I got a good crop so I’m not complaining, just a tad confused!

  9. I had the same problem last year. I complained to Thompson and Morgan who sent more seed. The new ones seened to have stopped putting on height too…..

  10. Thanks for your comment, Carole. Very interesting that yours did the same thing, I did think I was going mad for a while! I will have another go with last years seed and see how they go.

  11. Brew Borlotti beans last year and they climbed to about 5 feet – would have done more I think had it been a better year. Planted the same seed this year and they are climbing well. However, I have a few “misses” in the row – so when isaw a pot of six seedlings in the garden centre today for £2 I snatched them up. Now – I am *sure* that the label on the display said “climbing”, but when I got my pot home I saw that the handwritten label in the pot says “Borlotti bean bush”. I’ve searched the internet for reference to different varieties of Borlotti bean – no success – just some people seem to refer to them as a climber and some as a bush. The variety when it’s mentioned is always “Lingua di Fuoco” In the end, I will fill my gaps in the climbing row and then plant the rest in odd spaces around the garden and pinch the tips out – maybe that is the difference.

  12. Well – have to say that, sespite the wonderful growing season, the Borlotti were a huge disappointment. Growth petered out – some of them went bushy, others didn’t and the crop was very poor indeed :( It *might* have been because I planted them too close to the edge of a raised bed (i planted in a single row on the north side os a south facing bed) as I’ve realised that the very edge of the bed gets quite dry. I will try them once more next year up a wigwam, but if that doesn’t succeed it’s back to runners!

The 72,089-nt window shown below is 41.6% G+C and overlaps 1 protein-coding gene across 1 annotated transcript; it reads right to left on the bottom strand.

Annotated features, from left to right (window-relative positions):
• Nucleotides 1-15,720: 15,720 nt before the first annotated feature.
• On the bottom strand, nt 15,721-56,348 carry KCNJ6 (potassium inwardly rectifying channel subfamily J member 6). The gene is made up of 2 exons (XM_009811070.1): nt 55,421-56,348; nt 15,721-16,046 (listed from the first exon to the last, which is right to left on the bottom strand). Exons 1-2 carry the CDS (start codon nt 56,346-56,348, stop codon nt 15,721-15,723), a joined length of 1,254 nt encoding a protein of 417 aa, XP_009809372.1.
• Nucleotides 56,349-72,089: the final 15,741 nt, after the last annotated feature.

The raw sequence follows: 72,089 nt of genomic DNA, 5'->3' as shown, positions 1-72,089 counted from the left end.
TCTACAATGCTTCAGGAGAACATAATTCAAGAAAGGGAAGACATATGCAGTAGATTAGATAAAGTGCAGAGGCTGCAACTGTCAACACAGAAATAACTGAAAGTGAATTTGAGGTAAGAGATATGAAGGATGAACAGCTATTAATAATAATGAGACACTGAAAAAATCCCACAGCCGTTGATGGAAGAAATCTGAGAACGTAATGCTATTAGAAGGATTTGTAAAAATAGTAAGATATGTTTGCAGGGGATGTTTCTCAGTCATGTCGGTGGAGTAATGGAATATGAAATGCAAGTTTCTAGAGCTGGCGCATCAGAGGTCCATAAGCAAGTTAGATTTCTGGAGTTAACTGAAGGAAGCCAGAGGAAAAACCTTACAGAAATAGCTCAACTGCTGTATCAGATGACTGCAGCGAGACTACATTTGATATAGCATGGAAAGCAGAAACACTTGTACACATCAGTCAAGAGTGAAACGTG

13. Well – in case anyone is following this thread still, here we are one year later and my borlotti beans are definitely climbers this year!! I waited until I was absolutely sure the soil was warm enough and sowed direct. I’ve cut them off twice at the top of a 6 foot wigwam – but then gave up!!. The late sowing means they have only just started to crop – but given a decent Autumn I think we are in for a big harvest :)

  14. August 2015 – My Borlotti Beans, despite tremendous help from me, refused to climb! My seed was bought somwhere, brought on in pots and planted out early July. The plants are currently clipped to the canes and about (max) 2′ high! They are beginning to fruit however.

  15. Mine have climbed happily again this year – but again late sowing means they are only just starting to crop. I think next year I will try sowing earlier in root trainers. I’m wondering if it’s the transplanting that causes them to adopt a bushy habit? We shall see. Actually, one of the reasons I prefer them to regular runners is that they don’t crop as heavily as runners but the pods don’t get stringy and tough as easily.